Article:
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CMOS Inverter with Resistor Load

Introduction: The following example is from the textbook Sedra/Smith Microelectronic Circuits. It is stated in the solution to this example that since both \$Q_n\$ and \$Q_p\$ are both matched and \$|V_{GS}|= 2.5V\$ then \$v_o\$ must be 0V, thus both transistors will be in the saturation region. It is this conclusion that I wanted to investigate. My overall question is why does \$v_o\$ have to be 0V?

Used Equations:

Saturation current equation for NMOS:

\$i_D = \frac{1}{2}k_n^\prime(\frac{W}{L})(V_{GS} - V_{tn})^2\$

Saturation current equation for PMOS:

\$i_D = \frac{1}{2}k_p^\prime(\frac{W}{L})(V_{SG} - V_{tp})^2\$

Condition for ON:

NMOS- \$V_{GS} \geq V_{tn}\$ PMOS- \$V_{SG} \geq V_{tp}\$

Condition for Saturation:

NMOS- \$V_{DS} \geq V_{GS} - V_{tn} \$ PMOS- \$V_{SD} \geq |V_{SG} - V_{tp}|\$

Condition for Triode:

NMOS- \$V_{DS} < V_{GS} - V_{tn} \$ PMOS- \$V_{SD} < |V_{SG} - V_{tp}|\$

Solution Method:

Since I already knew the answer to this problem then I was going to work backwards to prove that the only possible solution to this circuit is for both \$Q_n\$ and \$Q_p\$ to be in saturation. My method is to show that both the transistors can not be in triode\triode, triode\saturation, or saturation\triode.

Solution:

Since the saturation current equations for both transistors in saturation are independent of \$V_{DS}\$ and are perfectly matched then both transistors have the same current passing through them. In order for this to be true that means that no current is going through the resistor which results in \$v_o\$ being at 0V. Now the problem is tackling other operative modes for the transistors.

For triode\triode it can be found that for \$Q_n\$ to be in triode \$V_D < -1\$ and for \$Q_p\$ to be in triode \$V_D > 1\$. Since the drains of the transistors are connected then there is no V_D such that it can satisfy both inequalities at the same time. This means that triode\triode is not possible.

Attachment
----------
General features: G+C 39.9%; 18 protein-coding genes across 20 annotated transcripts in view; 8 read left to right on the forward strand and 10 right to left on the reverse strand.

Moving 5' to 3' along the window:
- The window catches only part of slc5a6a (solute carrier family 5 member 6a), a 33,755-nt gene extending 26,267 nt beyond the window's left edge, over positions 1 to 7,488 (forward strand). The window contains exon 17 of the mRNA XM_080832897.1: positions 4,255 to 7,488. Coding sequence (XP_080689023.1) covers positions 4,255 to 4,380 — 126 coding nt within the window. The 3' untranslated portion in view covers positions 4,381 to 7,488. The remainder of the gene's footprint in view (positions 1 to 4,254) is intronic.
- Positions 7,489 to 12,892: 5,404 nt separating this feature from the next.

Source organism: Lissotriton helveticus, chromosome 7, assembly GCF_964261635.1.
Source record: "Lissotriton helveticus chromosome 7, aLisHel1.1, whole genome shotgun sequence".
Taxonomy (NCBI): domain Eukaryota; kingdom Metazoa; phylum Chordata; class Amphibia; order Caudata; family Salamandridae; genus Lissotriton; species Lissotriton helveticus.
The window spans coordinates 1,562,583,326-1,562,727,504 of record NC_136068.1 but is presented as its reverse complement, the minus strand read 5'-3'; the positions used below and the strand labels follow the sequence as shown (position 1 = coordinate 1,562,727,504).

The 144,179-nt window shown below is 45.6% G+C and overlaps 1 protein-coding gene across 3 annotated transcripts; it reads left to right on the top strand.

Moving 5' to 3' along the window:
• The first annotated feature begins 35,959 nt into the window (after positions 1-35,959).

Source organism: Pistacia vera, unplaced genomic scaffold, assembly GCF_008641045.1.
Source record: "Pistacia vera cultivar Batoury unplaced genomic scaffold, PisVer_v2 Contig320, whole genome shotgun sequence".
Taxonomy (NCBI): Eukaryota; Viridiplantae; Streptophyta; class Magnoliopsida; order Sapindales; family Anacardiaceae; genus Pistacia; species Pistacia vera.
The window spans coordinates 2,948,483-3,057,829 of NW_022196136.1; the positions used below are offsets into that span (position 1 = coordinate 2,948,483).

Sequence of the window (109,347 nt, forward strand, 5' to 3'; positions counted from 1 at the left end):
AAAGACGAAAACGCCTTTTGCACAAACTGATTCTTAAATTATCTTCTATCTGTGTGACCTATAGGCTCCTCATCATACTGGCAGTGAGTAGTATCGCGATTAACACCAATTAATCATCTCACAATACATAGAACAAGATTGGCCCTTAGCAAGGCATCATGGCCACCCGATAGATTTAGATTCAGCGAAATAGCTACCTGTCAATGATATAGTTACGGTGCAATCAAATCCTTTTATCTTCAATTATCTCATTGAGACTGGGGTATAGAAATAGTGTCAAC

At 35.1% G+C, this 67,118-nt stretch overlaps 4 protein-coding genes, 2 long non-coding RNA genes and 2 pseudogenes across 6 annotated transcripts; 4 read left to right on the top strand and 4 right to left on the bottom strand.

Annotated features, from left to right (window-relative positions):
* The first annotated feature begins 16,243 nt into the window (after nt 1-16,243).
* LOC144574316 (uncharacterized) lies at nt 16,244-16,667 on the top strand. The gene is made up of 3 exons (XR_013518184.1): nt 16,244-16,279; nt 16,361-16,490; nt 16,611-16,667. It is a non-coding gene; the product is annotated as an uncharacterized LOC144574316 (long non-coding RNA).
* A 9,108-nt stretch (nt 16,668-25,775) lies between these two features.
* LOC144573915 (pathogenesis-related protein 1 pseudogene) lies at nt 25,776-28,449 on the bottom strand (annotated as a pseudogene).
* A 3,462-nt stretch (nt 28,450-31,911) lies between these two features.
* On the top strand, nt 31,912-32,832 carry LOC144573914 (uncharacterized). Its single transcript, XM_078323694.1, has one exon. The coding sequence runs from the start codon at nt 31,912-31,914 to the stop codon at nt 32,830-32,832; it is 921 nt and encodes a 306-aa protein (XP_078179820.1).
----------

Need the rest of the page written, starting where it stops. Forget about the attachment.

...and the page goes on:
Now where I am stuck is showing that triode\saturation and saturation\triode also are not possible, but I have yet to find a way. This is the underlying question to my solution method.

Is there a simpler solution to this problem or is there a way to show that triode\saturation and saturation\triode are invalid?

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  • \$\begingroup\$ Both are in Saturation. iD=1/2(1.5)^2 mA \$\endgroup\$ – Tony Stewart Sunnyskyguy EE75 Aug 14 '18 at 1:38
  • \$\begingroup\$ But given the information in the problem how can you conclude that the voltage at the drain is 0V? \$\endgroup\$ – Connor T Desmond Aug 14 '18 at 1:49
  • \$\begingroup\$ Because the V/I pairs are matched Req \$\endgroup\$ – Tony Stewart Sunnyskyguy EE75 Aug 14 '18 at 1:51
  • \$\begingroup\$ What do you mean by V/I pair? I understand that both transistors will have the same RDS does this get closer to what you are getting at? \$\endgroup\$ – Connor T Desmond Aug 14 '18 at 2:04
  • \$\begingroup\$ Thank you for your help. By creating treating each transistor as a resistor and using node-voltage to solve for the drain voltage it becomes apparent that the drain voltage is at 0V and thus both are in saturation. \$\endgroup\$ – Connor T Desmond Aug 14 '18 at 2:16
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The issue here is that the output voltage is determined by the output impedance of both transistors. In the most simple model, the IV curves of the mosfets in saturation are completely flat.

This figure illustrates the issue (though I shifted the voltages with 2.5V, and ignore the currents as I just used a random model to make my point):

Inverter current

The blue lines are the drain currents of the NMOS for a number of different \$V_{G}\$ voltages. The green lines indicate the current through the PMOS for varying \$V_{G}\$ voltages - remember, \$V_{out} = 5V - V_{SDp}\$.

If you tie the gate voltages together, then as \$V_{GSn}\$ increases, \$V_{GSp}\$ will decrease. You select a blue and a green curve appropriately and find the intersection of the two curves to find the output current and voltage. You can read the output current on the Y-axis and the corresponding output voltage on the X-axis.

The most basic equations assume that the current is constant in saturation. This usually is not an issue, except for the single case where the horizontal lines match up. In other words, the intersection of the blue and green graph is not unique, but can be a whole range of points. And it is exactly in this situation that the exercise is biased. You will not find the output voltage using the "conventional" lowest level equations.

In order to solve it, you will have to account for the output impedance in saturation. This is the slope of the current when in saturation, and is typically modeled with the equation

$$i_{DS} = \frac{1}{2}k'\frac{W}{L}(V_{GS} - V_{T})^2(1 + \lambda V_{DS})$$

This is solvable, but you'd need more information about the mosfets that is not provided.

My advice is not to overthink it too much at this stage. Consider the inverter to be completely symmetric (ie. nmos and pmos are "matched"). If the input is in the middle, then the output is in the middle.

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